• Writing press releases
  • Creating press kits
  • Pitching stories and music news to media
  • Securing great media coverage
  • Developing media contact lists
  • Continuously building media contact relationships
  • Always in-the-know of the latest media outlets relating to their clients

Who Publicists Work With

  • Managers
  • Artists
  • Tour Managers
  • Agents
  • Record label and distributors
  • Media outlets (editors, journalists, bloggers, publishers, producers, etc.)
  • Photographers
  • Radio hosts and on-air talent
  • Program and music directors
  • Venues and promoters (when the act is on tour)

Publicist Fees

Publicists are hired on a project-by-project basis or on a monthly retainer fee, so the fees range dramatically depending on the scope of the project. As an independent manager of a newer artist, you’ll likely be working with a publicist on a project-basis for an upcoming album release and/or tour, or you may be hiring them on a monthly basis. For a monthly fee deal, this can range from $1000 to $2000 for a well-known publicist. For a one-time project this can cost anywhere from $2000 to $10,000, depending on how long the project timeline is, and if photography sessions are included or not.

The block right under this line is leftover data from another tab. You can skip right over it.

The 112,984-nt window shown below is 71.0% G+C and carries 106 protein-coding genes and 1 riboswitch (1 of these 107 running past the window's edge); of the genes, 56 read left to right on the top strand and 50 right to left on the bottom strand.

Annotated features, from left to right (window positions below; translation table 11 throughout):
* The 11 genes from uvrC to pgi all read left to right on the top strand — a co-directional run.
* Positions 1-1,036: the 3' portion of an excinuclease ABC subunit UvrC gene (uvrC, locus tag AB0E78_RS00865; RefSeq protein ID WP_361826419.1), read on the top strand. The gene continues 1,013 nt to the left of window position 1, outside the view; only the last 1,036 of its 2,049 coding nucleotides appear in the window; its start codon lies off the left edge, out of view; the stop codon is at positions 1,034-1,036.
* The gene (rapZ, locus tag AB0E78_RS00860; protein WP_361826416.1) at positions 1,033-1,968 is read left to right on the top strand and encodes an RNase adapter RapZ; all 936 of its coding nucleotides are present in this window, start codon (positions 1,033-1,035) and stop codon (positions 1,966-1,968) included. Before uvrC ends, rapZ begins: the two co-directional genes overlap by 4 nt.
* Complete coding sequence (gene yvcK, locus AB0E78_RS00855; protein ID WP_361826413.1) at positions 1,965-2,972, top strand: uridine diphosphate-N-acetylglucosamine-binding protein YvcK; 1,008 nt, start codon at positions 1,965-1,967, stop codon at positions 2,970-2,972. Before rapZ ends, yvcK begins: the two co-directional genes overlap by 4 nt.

>>Get Your Free Artist Management Startup Kit

Picking the Right Publicist

The best publicists have reputations that include the following:

  • Great people skills
  • Outgoing personality
  • Great writer and creative storyteller
  • Very good memory
  • Works well under extreme pressure and last minute changes
  • Massive contact database with every possible media outlet